The last time we checked in on Shaun Marcum, he was still experiencing some soreness in his throwing elbow while playing catch. Things haven’t improved over the past few days.
Brewers manager Ron Roenicke told Todd Rosiak of the Milwaukee Journal Sentinel this afternoon that Marcum will be sidelined through the All-Star break. The 30-year-old right-hander has been playing catch on a daily basis to gauge his progress, but the team simply hasn’t seen enough improvement in his symptoms.
“Threw again today; still felt it,” Roenicke said. “A little better, but still felt it. I don’t think he’ll make a start before the all-star break. I don’t think there’s any way we can do that.
“But hopefully we get him to where he’s confident that he can go out there and throw the ball and not feel anything. That’s where we’re trying to get to.”
Marcum previously underwent Tommy John surgery back in 2008 and missed the entire 2009 season, but two MRIs have ruled out any new damage to the ulnar collateral ligament in his elbow. For now, the Brewers will just have to hope that the soreness subsides with rest.
Marcum, who is due to become a free agent this winter, has a 3.39 ERA and 77/26 K/BB ratio in 82 1/3 innings across 13 starts this season. Marco Estrada and rookie Michael Fiers will continue to get starts during his absence.
For a few days, it looked like Aaron Judge was finally hitting his stride in the postseason. He was still striking out at a regular clip, piling more and more strikeouts atop the 16 he racked up in the Division Series, but he was mashing, too. He engineered a three-run homer during Game 3 of the Championship Series, followed by another blast and game-tying double in Game 4. His one-out double helped pad a five-run lead in Game 5, while his 425-footer off of Brad Peacock barely made a dent during a 7-1 loss in Game 6. And then Lance McCullers‘ curveball found and fooled him, as it did five of the 14 batters it met in Game 7:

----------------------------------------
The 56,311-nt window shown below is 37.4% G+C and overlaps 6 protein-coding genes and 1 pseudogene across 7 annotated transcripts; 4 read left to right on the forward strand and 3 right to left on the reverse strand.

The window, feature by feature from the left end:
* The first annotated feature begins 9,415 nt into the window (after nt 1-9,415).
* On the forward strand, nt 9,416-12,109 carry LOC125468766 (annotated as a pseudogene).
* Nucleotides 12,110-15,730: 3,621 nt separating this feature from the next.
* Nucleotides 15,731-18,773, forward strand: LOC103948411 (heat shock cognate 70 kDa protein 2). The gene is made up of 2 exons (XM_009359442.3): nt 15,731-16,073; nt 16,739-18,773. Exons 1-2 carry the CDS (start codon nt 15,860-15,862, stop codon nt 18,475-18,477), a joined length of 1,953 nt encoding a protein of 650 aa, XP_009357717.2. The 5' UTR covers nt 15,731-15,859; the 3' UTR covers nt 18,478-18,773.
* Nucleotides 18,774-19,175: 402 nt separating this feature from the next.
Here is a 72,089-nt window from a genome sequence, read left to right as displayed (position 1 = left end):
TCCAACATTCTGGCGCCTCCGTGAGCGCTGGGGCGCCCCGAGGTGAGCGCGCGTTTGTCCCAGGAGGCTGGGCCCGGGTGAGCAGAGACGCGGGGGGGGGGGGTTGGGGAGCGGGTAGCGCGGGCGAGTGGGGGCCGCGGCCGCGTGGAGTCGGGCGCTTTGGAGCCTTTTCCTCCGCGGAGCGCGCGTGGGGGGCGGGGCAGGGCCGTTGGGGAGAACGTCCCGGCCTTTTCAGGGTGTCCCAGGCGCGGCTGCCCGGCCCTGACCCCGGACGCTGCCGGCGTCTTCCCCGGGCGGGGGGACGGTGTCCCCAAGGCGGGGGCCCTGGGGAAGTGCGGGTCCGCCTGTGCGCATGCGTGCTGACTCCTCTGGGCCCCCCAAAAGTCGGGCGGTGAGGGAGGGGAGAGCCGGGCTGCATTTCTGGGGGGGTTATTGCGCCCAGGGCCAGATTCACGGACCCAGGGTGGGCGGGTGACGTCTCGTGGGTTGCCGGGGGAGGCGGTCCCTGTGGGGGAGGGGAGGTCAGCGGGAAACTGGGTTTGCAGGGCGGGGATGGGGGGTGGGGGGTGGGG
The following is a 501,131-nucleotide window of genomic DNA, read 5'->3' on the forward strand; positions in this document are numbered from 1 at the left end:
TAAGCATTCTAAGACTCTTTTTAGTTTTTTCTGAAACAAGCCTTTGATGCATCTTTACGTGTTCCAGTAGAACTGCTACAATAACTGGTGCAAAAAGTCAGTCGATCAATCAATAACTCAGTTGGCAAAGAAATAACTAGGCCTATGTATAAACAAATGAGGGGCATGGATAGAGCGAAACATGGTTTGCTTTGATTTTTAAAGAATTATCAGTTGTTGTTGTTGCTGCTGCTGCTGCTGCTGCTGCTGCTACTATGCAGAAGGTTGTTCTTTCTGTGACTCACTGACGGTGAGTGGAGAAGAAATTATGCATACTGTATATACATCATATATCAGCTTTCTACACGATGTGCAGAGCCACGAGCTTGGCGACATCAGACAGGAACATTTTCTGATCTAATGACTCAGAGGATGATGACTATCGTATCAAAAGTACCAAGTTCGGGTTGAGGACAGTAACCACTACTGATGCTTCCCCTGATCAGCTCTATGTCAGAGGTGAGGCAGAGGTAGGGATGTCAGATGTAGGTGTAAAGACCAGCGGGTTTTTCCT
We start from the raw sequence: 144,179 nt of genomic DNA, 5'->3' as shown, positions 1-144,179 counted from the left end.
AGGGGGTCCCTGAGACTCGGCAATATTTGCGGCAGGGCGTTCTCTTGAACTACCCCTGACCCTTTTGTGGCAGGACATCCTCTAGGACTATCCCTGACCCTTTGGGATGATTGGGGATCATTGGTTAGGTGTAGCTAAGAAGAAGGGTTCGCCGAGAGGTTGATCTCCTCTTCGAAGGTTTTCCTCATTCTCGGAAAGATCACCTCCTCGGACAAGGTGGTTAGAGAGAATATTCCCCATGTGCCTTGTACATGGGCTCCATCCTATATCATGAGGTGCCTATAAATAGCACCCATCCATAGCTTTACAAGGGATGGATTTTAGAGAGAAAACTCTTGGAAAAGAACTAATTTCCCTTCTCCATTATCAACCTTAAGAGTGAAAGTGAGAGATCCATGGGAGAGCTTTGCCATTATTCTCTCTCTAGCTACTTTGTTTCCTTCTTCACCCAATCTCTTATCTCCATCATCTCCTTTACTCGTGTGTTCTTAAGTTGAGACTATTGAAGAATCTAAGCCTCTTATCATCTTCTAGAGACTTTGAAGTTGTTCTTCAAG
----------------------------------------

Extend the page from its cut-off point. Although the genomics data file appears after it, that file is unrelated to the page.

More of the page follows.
The strikeout was Judge’s first of the evening and 27th since the start of the playoffs. No other major league batter has racked up that many strikeouts in a single postseason, though Alfonso Soriano’s 26-strikeout record in 2003 comes the closest. Within that record, Judge also collected three golden sombreros (four strikeouts in a single game), narrowly avoiding the dreaded platinum sombrero (five strikeouts in a single game).
It’s an unfortunate footnote to a spectacular year for the rookie outfielder, who decimated the competition with 52 home runs and 8.2 fWAR during the regular season and was a pivotal part of the Yankees’ playoff run. Thankfully, the image of McCullers’ curveball darting just under Judge’s bat won’t be the image that sticks with us for years to come. Instead, it’ll look something like this: